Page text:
Furthermore, outside the US there are many stock indices which regrettably lack any upward bias. Not all countries are as blessed as the USA. Here you have the CAC 40 (French index). In the period spanning from the end of 1999 to 2019 the CAC has basically made zero gains. 

French Stock Index CAC 40. No upward bias from the end of 1999 to date
And what about the Spanish IBEX 35 (made of the 35 most important companies of Spain). Well, a similar fate than that of France. In the last 20 years. No gains at all. Even modest losses. Talk about the long term view!

Spanish Stock Index IBEX 35. How not to make any money in 20 years. Quo vadis (where are you going) Spain?

 These two charts are courtesy of Yahoo! Finance

While I try to get outside politics on this blog (even politics get discounted by the markets) one thing seems to be clear. The business of USA is business. In spite of everything, USA remains a good place for goal oriented and entrepreneurial people.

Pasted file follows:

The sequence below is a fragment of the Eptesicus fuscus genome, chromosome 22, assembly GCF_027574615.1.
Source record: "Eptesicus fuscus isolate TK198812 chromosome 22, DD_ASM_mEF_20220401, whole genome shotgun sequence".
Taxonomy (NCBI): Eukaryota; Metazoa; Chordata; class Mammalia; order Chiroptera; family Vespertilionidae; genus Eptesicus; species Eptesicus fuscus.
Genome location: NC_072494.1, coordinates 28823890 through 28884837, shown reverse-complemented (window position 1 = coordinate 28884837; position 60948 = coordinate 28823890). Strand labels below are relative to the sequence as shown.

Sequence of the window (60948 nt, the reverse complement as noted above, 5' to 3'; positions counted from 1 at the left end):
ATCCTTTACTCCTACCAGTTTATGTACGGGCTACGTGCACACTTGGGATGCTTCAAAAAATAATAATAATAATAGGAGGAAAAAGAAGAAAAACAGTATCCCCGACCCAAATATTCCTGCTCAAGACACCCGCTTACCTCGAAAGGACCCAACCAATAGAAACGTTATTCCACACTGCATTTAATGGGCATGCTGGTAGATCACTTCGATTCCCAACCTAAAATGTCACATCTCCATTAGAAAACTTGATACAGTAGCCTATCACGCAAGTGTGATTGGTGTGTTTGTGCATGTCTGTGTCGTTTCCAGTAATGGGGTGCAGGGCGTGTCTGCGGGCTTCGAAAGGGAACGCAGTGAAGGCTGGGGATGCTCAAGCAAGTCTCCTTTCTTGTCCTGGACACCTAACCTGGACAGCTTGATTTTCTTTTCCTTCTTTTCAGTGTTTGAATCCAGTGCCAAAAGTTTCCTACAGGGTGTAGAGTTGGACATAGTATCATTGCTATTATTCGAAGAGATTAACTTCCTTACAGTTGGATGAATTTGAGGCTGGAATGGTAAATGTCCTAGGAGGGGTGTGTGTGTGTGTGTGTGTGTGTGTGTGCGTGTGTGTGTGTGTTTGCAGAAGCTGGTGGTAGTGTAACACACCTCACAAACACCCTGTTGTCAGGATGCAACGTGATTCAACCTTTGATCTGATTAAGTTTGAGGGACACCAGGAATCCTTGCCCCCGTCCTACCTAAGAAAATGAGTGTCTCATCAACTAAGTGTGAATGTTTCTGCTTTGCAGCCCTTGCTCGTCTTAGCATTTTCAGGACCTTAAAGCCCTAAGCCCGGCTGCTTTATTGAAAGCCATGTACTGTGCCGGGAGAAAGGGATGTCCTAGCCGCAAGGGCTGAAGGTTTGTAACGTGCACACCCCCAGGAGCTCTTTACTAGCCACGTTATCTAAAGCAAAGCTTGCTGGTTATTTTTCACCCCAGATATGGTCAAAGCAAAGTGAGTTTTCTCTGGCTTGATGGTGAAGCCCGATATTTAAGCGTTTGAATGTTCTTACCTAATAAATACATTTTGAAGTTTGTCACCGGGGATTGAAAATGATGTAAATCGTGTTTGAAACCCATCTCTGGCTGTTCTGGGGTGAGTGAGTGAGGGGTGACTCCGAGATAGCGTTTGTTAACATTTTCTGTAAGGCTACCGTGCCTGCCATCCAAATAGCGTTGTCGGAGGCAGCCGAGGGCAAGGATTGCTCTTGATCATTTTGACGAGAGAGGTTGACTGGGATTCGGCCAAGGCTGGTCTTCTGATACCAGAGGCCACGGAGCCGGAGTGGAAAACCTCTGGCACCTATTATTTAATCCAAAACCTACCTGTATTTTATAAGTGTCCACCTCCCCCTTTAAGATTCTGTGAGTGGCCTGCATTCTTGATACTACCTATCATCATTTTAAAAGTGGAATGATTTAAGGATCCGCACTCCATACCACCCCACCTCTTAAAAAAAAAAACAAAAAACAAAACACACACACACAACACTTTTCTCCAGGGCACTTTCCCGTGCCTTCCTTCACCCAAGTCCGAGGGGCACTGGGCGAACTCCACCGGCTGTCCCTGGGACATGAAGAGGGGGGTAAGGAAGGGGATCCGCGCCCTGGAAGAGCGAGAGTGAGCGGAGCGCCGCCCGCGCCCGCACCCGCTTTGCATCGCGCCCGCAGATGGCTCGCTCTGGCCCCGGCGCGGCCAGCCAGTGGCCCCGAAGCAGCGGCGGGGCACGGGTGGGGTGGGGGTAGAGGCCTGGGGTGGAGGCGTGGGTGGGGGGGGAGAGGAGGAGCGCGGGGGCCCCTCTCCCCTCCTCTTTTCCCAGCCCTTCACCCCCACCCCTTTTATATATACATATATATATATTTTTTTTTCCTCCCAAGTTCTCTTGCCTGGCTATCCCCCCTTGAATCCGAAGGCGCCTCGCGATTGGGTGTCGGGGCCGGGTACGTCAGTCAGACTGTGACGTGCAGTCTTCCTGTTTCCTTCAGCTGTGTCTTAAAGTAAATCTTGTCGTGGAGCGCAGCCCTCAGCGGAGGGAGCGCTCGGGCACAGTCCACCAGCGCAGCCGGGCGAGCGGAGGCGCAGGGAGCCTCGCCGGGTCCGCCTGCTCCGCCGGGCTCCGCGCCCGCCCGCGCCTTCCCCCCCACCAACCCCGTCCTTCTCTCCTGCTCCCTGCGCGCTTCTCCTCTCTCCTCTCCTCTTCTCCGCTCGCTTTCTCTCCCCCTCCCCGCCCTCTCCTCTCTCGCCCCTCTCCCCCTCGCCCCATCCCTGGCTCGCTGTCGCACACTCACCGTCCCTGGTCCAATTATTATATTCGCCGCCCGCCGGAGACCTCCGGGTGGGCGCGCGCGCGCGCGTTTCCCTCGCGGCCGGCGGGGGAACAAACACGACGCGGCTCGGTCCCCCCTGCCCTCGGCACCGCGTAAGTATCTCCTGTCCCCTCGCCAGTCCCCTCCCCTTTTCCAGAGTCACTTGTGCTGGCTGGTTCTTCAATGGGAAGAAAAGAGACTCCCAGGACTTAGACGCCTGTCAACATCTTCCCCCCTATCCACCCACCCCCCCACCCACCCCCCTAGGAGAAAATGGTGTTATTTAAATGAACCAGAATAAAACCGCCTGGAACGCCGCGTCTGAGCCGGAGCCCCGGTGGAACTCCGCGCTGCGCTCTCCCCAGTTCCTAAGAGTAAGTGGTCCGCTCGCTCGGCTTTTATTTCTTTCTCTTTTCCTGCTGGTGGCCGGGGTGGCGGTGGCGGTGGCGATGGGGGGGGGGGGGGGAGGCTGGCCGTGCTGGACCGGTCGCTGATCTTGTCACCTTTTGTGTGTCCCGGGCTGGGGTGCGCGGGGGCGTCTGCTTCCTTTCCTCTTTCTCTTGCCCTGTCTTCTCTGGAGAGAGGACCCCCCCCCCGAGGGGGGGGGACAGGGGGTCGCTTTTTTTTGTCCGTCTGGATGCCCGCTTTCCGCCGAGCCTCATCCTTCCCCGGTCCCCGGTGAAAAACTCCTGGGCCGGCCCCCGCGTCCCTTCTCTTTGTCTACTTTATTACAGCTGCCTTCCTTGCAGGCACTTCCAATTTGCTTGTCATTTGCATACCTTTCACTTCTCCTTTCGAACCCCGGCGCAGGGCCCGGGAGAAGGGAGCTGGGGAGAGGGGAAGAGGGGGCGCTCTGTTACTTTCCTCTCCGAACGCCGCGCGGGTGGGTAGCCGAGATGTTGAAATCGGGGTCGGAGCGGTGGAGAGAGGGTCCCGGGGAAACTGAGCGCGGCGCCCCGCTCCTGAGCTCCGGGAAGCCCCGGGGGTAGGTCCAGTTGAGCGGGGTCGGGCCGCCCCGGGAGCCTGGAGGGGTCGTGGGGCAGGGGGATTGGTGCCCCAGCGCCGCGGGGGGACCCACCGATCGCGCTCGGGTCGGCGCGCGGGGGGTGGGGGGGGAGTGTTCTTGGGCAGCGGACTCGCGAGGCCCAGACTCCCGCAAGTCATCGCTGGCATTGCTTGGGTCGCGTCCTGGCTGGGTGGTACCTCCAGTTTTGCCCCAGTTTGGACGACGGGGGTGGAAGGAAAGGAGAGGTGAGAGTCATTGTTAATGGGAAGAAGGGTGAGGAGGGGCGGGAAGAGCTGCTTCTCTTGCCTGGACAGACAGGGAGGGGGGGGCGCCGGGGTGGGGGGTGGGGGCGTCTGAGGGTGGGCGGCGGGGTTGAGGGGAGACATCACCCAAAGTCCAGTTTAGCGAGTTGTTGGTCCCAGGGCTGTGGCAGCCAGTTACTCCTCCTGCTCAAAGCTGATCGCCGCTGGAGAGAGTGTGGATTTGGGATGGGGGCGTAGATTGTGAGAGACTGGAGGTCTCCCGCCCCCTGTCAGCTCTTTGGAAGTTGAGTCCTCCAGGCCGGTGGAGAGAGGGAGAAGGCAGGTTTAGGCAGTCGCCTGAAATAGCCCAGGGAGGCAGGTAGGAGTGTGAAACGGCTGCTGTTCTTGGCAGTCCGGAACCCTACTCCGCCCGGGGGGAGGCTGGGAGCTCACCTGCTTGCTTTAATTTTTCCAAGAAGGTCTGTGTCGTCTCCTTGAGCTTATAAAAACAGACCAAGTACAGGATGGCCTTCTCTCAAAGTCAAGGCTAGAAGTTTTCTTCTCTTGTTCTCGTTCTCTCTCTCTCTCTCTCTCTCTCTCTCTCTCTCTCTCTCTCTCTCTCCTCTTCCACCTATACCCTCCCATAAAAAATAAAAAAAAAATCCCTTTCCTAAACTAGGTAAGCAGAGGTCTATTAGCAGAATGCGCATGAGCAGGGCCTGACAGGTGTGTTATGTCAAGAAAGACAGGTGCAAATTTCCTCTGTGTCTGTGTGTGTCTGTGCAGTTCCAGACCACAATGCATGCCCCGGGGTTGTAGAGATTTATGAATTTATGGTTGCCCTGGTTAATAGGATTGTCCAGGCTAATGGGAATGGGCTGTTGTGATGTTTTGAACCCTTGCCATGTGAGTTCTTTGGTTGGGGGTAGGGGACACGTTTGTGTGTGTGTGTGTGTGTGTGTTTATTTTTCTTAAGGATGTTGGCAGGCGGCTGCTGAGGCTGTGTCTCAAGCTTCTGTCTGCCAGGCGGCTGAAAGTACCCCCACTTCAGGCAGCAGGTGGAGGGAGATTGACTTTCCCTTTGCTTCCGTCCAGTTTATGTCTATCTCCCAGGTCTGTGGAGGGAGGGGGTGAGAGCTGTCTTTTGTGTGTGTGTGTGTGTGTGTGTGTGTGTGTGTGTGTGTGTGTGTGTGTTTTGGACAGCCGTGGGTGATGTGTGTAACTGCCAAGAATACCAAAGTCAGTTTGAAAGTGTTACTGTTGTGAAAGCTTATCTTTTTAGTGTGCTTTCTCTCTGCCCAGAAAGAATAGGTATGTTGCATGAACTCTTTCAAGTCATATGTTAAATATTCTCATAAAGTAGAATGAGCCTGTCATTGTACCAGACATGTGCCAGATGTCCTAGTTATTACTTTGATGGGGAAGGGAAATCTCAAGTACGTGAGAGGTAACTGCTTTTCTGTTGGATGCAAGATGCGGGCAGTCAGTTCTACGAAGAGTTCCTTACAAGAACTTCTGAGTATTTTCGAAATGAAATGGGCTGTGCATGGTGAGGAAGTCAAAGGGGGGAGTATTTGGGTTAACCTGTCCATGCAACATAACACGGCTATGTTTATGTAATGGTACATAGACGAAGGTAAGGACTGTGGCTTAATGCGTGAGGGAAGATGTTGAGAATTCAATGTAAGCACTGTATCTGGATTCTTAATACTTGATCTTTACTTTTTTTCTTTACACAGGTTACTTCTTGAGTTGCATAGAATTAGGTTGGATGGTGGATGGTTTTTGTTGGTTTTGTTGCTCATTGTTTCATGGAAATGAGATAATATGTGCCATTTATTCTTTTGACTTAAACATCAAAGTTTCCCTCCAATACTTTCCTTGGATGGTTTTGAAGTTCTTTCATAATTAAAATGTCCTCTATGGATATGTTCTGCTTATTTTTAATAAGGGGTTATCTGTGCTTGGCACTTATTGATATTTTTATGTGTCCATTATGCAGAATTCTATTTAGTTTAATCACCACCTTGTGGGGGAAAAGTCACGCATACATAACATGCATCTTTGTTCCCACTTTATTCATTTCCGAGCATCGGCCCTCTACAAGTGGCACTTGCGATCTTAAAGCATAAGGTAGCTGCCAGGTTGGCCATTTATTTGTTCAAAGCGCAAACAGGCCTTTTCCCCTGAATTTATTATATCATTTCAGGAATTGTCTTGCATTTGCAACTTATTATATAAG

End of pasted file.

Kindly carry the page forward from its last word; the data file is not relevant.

My point is that not all stock indices have a build in upward bias which makes shorting a losing proposition. Even the upward bias of US stock indices may one day come to an end, or at least, take a long a pause.

Even within the US stock universe, not all stocks go up. While I don’t advocate shorting individual stocks (one earnings surprise can wipe you out as shorts have unlimited losing potential), we can see certain stocks ETFs that have persistent down trends, as we have seen for the last 7 and odd years in this blog with precious metals miners ETFs, they are made of stocks but without the fanfare of other industry sectors.